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For my lab work, I have to design a method to measure the quality factor of an ideal inductor between 1MHz to 5MHz, away from resonance frequency. We know that an ideal inductor has the form (with a series resistor):

schematic

simulate this circuit – Schematic created using CircuitLab

The quality factor is defined as Q = wL/R, but the challenging part is we cannot take measurements between L1 and R1, since it isn't existed in real, I can measure only from node A and node B? I am allowed to use standard values of capacitors and resistors with a digital oscilloscope. Any ideas?

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    \$\begingroup\$ Think about the influence of that series resistor on the impedance between nodes A and B. If I gave you 2 black boxes, one box has L1 and R1 inside, the other box only has L1, (meaning R1 = 0 ) how could you tell which is which ? \$\endgroup\$ Feb 23, 2017 at 21:12
  • \$\begingroup\$ ... and think about the other things you're allowed to use \$\endgroup\$
    – Neil_UK
    Feb 23, 2017 at 21:23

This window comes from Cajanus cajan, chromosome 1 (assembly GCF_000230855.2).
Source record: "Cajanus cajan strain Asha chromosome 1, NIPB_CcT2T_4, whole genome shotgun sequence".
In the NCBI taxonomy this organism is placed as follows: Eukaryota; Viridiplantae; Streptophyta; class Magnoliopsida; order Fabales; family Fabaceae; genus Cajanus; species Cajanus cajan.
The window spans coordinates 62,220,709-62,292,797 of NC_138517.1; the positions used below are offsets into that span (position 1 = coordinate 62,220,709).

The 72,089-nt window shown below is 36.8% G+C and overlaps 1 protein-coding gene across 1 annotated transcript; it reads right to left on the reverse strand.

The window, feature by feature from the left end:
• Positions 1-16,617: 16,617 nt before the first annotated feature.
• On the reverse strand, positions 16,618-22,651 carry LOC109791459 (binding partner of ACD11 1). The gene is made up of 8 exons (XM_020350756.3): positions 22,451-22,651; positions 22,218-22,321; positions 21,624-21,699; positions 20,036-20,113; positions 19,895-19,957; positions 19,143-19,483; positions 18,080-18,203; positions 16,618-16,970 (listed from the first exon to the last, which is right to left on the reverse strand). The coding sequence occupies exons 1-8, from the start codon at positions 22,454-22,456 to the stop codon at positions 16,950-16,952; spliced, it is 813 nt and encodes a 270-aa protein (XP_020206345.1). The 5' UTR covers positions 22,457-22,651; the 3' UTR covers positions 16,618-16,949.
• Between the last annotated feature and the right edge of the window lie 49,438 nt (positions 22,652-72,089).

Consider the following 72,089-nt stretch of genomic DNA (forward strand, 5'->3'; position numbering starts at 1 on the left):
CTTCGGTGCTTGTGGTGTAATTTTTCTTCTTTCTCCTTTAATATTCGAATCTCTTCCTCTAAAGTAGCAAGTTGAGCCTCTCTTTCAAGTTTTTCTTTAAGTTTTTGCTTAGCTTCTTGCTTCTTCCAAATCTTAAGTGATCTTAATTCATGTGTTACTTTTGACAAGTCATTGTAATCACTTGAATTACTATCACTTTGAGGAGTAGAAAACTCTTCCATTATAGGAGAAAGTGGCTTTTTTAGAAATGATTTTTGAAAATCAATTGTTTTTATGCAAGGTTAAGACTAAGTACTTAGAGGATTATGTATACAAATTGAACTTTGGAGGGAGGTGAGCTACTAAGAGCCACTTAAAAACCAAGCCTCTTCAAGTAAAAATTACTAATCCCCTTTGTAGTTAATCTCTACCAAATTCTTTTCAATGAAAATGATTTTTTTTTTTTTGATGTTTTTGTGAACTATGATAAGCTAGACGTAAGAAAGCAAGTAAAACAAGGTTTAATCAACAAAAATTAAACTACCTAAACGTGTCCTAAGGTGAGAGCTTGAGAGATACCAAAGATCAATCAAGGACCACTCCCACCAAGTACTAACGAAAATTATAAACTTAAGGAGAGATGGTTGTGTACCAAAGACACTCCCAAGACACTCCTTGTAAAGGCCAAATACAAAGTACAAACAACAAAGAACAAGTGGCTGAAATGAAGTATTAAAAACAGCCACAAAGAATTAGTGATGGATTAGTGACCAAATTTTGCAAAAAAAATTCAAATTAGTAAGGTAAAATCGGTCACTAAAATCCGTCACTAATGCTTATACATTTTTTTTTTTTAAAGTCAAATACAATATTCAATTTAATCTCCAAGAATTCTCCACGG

• \$\begingroup\$ The clue is that the impedance of the pure L varies with frequency. The resistance of the pure R does not vary with frequency. Take several impedance measurements at different frequencies, is one way. Take an impedance measurement, measuring the phase, is another. \$\endgroup\$
    – Neil_UK
    Feb 24, 2017 at 6:47

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After the lab, I have come up with a solution:

As we have an inductor, we have two unknown variables: internal resistance and the inductance.

So, if we connect a series resistor and apply a sinusoidal wave then take a measurement between the inductor and resistor, we will observe and particular output voltage, and also an equation.

Then if we change the resistor value, again we obtain a different voltage value and equation. Since we have two unknowns and two linearly independent equations, we can find L and R by the help of linear algebra.

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